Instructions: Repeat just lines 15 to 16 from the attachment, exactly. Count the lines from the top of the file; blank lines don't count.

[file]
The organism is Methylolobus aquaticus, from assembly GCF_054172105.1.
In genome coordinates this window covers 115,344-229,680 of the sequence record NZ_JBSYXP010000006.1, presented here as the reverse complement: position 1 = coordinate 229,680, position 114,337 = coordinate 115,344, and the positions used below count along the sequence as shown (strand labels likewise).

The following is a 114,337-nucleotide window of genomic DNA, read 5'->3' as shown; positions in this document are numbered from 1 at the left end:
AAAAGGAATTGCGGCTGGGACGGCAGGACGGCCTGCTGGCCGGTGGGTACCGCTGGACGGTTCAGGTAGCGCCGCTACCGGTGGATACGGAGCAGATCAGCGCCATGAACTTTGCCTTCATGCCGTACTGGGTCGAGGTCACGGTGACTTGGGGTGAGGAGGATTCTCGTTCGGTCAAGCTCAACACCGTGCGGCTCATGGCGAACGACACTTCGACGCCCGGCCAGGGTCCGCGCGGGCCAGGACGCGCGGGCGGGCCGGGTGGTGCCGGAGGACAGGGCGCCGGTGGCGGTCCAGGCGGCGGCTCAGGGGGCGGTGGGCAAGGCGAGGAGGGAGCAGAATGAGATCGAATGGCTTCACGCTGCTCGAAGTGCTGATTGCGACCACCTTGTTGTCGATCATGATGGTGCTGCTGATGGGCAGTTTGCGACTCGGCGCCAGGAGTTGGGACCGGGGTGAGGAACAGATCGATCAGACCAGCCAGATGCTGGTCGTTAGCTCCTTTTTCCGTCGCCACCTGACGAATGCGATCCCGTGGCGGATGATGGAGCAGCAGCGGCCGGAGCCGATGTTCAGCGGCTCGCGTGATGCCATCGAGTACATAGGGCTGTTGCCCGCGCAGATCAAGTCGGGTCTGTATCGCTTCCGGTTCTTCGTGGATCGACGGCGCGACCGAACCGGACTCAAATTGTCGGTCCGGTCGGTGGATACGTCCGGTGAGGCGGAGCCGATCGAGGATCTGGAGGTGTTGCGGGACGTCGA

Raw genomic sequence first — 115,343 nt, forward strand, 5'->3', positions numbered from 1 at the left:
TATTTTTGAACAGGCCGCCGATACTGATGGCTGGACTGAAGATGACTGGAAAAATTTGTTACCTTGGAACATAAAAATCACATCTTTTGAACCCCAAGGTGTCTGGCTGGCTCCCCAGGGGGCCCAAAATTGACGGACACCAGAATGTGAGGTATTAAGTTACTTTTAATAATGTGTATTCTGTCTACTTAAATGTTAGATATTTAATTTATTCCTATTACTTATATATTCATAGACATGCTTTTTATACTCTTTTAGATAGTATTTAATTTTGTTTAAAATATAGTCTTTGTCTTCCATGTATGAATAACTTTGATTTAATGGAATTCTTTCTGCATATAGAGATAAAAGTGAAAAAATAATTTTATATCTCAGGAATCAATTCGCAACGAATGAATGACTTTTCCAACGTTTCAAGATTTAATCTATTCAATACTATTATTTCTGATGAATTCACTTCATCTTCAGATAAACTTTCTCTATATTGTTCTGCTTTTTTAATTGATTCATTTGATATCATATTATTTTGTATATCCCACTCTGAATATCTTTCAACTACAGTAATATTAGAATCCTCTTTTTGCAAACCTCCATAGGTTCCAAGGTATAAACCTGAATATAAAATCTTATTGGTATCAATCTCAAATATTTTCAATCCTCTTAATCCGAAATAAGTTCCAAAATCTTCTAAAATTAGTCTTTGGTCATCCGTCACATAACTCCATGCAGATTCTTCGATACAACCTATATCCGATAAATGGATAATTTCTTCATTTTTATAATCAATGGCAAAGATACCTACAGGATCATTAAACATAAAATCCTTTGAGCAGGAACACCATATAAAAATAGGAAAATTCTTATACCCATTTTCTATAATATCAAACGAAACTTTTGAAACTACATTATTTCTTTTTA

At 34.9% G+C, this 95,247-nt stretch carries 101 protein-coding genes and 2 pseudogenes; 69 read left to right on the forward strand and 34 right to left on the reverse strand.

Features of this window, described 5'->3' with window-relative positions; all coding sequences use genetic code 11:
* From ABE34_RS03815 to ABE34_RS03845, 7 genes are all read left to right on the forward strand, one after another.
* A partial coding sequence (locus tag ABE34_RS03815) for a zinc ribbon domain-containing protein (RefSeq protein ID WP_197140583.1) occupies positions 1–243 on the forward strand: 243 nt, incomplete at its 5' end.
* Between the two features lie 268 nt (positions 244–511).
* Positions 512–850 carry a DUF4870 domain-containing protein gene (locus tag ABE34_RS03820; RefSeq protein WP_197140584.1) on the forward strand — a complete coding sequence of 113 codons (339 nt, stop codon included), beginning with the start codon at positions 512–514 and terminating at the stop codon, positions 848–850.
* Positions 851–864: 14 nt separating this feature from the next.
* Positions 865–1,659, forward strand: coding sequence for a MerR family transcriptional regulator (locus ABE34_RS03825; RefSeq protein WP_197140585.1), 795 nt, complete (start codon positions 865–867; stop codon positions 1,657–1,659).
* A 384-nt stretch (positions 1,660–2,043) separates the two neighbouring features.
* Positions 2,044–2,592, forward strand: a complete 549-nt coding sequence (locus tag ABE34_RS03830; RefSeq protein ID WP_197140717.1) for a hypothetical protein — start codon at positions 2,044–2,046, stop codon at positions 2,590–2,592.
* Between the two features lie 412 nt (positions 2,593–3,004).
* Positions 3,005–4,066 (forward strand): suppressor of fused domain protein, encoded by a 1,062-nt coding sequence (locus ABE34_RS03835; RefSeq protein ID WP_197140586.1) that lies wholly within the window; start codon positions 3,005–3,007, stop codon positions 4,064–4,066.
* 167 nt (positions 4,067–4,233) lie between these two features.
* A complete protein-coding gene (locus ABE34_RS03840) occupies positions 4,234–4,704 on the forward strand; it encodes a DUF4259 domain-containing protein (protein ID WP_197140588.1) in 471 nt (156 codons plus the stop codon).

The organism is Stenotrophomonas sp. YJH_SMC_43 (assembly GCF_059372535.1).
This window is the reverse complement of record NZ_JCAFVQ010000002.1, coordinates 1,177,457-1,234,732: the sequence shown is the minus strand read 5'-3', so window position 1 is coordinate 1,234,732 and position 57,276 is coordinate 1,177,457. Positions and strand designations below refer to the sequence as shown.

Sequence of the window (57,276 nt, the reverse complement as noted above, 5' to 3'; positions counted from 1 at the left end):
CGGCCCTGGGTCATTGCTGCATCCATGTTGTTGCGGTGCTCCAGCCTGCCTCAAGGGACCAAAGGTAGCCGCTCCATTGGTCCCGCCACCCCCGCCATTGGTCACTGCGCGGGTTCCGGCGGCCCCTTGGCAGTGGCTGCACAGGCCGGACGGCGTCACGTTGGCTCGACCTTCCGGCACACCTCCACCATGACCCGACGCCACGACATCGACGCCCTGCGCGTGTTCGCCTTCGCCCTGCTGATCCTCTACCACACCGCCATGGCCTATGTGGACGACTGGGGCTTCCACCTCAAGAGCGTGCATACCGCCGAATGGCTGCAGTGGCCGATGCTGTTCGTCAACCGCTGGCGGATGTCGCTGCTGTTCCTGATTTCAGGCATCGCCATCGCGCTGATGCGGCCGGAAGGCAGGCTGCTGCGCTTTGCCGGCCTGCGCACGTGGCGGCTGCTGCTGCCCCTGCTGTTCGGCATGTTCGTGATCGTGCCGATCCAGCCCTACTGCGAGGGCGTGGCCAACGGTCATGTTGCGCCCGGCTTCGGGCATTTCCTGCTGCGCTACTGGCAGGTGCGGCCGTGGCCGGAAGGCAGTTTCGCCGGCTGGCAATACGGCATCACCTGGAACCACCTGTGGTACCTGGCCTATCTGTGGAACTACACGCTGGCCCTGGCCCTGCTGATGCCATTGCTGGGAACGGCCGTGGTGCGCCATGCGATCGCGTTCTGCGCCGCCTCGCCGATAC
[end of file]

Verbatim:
* A 384-nt stretch (positions 1,660–2,043) separates the two neighbouring features.
* Positions 2,044–2,592, forward strand: a complete 549-nt coding sequence (locus tag ABE34_RS03830; RefSeq protein ID WP_197140717.1) for a hypothetical protein — start codon at positions 2,044–2,046, stop codon at positions 2,590–2,592.